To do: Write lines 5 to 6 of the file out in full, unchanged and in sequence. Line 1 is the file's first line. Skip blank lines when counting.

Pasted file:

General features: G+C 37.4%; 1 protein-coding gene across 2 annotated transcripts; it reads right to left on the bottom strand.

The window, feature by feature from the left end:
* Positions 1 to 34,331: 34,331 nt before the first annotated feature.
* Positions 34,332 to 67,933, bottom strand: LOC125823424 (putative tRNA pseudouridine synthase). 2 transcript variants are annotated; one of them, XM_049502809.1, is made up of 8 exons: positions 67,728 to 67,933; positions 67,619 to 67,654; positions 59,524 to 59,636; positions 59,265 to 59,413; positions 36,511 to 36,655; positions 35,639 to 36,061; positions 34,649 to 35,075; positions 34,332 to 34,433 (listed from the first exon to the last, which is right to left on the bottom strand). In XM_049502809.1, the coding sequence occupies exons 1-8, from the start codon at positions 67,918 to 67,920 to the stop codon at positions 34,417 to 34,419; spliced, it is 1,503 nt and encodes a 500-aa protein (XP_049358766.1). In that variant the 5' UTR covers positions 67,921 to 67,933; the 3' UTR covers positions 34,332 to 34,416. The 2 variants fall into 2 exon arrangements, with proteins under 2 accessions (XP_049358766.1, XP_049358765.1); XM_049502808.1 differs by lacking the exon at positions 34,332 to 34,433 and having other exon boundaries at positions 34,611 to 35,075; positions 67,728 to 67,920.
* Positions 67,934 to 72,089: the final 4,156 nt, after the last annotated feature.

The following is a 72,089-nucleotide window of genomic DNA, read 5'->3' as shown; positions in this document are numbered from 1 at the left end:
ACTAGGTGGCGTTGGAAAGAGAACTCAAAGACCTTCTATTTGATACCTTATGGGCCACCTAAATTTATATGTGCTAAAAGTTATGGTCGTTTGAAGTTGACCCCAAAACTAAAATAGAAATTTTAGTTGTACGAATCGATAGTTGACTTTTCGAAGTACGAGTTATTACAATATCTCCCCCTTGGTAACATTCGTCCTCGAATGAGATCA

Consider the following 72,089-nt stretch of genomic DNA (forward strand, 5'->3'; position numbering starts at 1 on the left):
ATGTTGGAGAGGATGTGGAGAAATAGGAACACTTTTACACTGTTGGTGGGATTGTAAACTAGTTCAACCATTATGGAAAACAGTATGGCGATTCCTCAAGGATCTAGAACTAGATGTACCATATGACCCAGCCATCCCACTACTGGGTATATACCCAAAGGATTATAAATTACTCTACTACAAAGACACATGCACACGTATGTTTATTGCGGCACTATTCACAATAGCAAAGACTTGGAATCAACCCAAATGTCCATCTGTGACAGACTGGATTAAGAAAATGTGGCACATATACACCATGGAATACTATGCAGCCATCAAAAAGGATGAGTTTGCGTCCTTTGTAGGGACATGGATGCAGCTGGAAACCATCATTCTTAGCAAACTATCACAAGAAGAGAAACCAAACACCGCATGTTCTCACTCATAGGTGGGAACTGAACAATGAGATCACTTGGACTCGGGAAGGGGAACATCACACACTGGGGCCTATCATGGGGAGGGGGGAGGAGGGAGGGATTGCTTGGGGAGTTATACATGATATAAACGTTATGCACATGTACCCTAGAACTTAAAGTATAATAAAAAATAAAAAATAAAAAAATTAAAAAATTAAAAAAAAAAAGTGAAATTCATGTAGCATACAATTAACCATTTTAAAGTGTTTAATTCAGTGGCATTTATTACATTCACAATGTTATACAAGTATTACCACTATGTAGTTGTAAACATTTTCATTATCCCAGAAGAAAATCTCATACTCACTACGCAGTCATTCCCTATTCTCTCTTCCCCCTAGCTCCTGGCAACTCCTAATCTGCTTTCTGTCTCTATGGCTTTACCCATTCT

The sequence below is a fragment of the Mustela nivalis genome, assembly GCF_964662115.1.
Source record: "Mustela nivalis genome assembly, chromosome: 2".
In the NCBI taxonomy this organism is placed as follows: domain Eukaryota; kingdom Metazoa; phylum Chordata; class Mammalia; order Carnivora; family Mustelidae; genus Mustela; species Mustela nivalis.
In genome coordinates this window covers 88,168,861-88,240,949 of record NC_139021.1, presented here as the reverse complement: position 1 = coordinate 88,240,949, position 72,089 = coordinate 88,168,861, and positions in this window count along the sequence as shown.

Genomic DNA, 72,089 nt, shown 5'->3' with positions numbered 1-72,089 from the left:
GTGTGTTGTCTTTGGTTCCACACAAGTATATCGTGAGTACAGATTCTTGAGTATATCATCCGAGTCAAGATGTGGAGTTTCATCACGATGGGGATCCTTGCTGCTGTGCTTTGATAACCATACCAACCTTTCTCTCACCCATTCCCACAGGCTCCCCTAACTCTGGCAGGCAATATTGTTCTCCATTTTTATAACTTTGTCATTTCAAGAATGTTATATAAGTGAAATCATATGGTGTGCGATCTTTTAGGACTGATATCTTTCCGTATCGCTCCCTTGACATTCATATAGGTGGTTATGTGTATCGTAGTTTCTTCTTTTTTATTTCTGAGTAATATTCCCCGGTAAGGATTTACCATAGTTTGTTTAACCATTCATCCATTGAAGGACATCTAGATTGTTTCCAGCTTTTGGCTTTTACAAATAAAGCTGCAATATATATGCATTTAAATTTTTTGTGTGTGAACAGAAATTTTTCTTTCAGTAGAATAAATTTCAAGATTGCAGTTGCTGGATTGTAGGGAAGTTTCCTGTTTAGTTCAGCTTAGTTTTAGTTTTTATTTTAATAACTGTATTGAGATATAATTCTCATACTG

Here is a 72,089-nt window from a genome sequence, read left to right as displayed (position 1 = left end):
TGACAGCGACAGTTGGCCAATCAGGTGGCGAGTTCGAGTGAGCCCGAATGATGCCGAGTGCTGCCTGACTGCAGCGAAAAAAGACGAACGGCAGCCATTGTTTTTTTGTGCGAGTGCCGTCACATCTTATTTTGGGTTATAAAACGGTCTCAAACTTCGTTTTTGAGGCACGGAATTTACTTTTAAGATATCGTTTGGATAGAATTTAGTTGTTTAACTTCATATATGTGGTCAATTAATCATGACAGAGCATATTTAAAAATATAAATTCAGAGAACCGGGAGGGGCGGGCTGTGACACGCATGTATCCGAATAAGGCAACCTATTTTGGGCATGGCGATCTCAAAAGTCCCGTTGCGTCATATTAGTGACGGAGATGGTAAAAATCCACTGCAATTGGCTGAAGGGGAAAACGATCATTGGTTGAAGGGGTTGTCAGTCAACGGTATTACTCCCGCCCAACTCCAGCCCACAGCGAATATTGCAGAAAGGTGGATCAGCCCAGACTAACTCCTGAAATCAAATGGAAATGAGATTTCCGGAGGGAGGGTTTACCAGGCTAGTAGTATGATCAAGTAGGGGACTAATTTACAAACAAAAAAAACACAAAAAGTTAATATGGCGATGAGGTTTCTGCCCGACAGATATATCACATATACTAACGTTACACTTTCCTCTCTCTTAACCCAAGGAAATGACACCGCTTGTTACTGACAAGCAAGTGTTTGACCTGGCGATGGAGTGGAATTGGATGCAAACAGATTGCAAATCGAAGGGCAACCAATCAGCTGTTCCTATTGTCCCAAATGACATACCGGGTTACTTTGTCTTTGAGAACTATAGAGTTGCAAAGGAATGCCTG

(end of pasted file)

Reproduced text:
* Positions 67,934 to 72,089: the final 4,156 nt, after the last annotated feature.

The following is a 72,089-nucleotide window of genomic DNA, read 5'->3' as shown; positions in this document are numbered from 1 at the left end: